Harbour Air's electric conversion program gets jolt from new funding

Harbour Air going electric

A $1.6-million injection of funding from the province will spur Harbour Air on in converting its aircraft to electric motors and could result in the first-ever ­passenger flight in an all- electric aircraft before the end of next year.

Harbour Air president Randy Wright said the cash is key if the company is to realize its goal of converting its entire fleet from combustion engines to electric.

“This funding is imperative to help us do that and show other companies across all sectors how investing in innovation can result in commercial success,” he said.

Wright also said they have found a new Swiss battery producer to partner with and, given the pace of technological improvement of batteries, Harbour Air expects it could have the first passenger flight before the end of 2022.

In December 2019, Harbour Air chief executive Greg McDougall flew a 750-horse-power, electric-powered Harbour Air float plane over the Fraser River.

The short test flight of a six-passenger, DHC-2 de Havilland Beaver from Harbour Air’s terminal in Richmond was the world’s first all-electric commercial aircraft flight.

It announced the electric age in aviation, said Minister of Energy, Mines and Low Carbon Innovation Bruce Ralston Friday.

“It’s exciting to see B.C. companies like Harbour Air helping us reach our Clean B.C. goals by reducing our reliance on fossil fuels,” he said.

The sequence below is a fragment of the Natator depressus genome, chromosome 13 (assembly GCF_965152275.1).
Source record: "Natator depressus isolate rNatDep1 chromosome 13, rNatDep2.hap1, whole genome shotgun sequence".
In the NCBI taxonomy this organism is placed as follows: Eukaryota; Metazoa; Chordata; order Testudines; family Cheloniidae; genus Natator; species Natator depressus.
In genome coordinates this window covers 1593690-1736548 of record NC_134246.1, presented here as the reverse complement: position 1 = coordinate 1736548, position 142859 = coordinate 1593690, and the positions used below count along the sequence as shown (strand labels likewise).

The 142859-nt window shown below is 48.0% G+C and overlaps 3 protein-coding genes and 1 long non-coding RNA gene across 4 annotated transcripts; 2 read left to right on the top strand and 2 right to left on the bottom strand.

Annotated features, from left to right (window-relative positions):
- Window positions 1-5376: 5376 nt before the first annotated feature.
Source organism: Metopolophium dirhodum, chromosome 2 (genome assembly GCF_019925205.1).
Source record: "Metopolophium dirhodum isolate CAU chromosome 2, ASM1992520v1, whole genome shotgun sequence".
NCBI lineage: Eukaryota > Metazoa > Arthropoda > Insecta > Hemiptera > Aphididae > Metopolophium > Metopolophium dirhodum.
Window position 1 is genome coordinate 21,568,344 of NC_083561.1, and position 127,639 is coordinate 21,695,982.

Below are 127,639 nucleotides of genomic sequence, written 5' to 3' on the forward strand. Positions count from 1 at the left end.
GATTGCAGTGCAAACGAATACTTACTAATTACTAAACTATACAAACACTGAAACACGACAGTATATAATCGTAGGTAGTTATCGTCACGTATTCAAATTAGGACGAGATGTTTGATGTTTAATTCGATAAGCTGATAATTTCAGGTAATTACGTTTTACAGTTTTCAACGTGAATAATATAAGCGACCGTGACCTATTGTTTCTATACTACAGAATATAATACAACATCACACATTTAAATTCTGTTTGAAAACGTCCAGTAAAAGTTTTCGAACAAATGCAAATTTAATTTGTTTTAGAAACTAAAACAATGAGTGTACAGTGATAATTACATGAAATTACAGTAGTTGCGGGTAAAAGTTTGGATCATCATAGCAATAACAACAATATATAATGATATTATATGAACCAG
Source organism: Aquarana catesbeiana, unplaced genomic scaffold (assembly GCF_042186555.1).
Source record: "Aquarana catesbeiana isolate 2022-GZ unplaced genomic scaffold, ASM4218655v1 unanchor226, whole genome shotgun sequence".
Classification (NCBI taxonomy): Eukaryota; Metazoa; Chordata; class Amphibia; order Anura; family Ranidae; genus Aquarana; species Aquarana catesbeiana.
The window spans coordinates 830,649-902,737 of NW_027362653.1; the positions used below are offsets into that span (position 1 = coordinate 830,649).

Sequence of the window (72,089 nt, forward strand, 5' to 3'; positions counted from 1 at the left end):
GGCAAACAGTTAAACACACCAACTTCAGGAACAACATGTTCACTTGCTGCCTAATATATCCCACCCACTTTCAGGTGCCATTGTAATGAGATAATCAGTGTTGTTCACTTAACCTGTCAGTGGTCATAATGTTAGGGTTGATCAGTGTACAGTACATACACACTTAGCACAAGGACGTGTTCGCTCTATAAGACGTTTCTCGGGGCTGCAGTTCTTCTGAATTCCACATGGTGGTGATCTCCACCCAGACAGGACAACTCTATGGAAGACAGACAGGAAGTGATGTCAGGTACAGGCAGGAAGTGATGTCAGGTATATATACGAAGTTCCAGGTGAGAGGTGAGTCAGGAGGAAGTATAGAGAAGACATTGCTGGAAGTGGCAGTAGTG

The $1.6 million announced Friday is part of $8.18 million of new funding from the CleanBC Go Electric Advanced Research and Commercialization program.

The money is to be split among 18 companies.

“Harbour Air is decarbonizing aviation and elevating the company to new altitudes as a clean-technology leader in B.C.’s transportation sector,” said Ralston. “Harbour Air’s project not only supports our emission-reduction goals, but also creates good-paying clean-tech jobs.”

It is expected the work Harbour Air is currently doing to refine the electric motor installation and battery systems to allow the aircraft to carry passengers will create 21 full-time jobs.

Wright, who noted the cost of conversion of each aircraft is about $4 million, said they are at work on their 2.0-version of the electric plane with work on a second de Havilland Beaver.

“It’s all about batteries — power and how light they are and that’s getting better and ­better,” he said. “We’re ­turning our focus from reduction of emissions to zero emissions.”

Wright said when their conversion processes and aircraft are certified by Transport Canada they will be able to speed up the pace of conversion significantly.

The CleanBC Go Electric ARC program supports B.C.’s electric vehicle sector with reliable, targeted support for research and development, commercialization and demonstration of B.C.-based EV technologies, services and products.

“By further supporting the development of the first all-electric commercial aircraft, we are solidifying our position as world leaders in innovation and using technology to change what is possible,” said Brenda Bailey, parliamentary secretary for Technology and Innovation.

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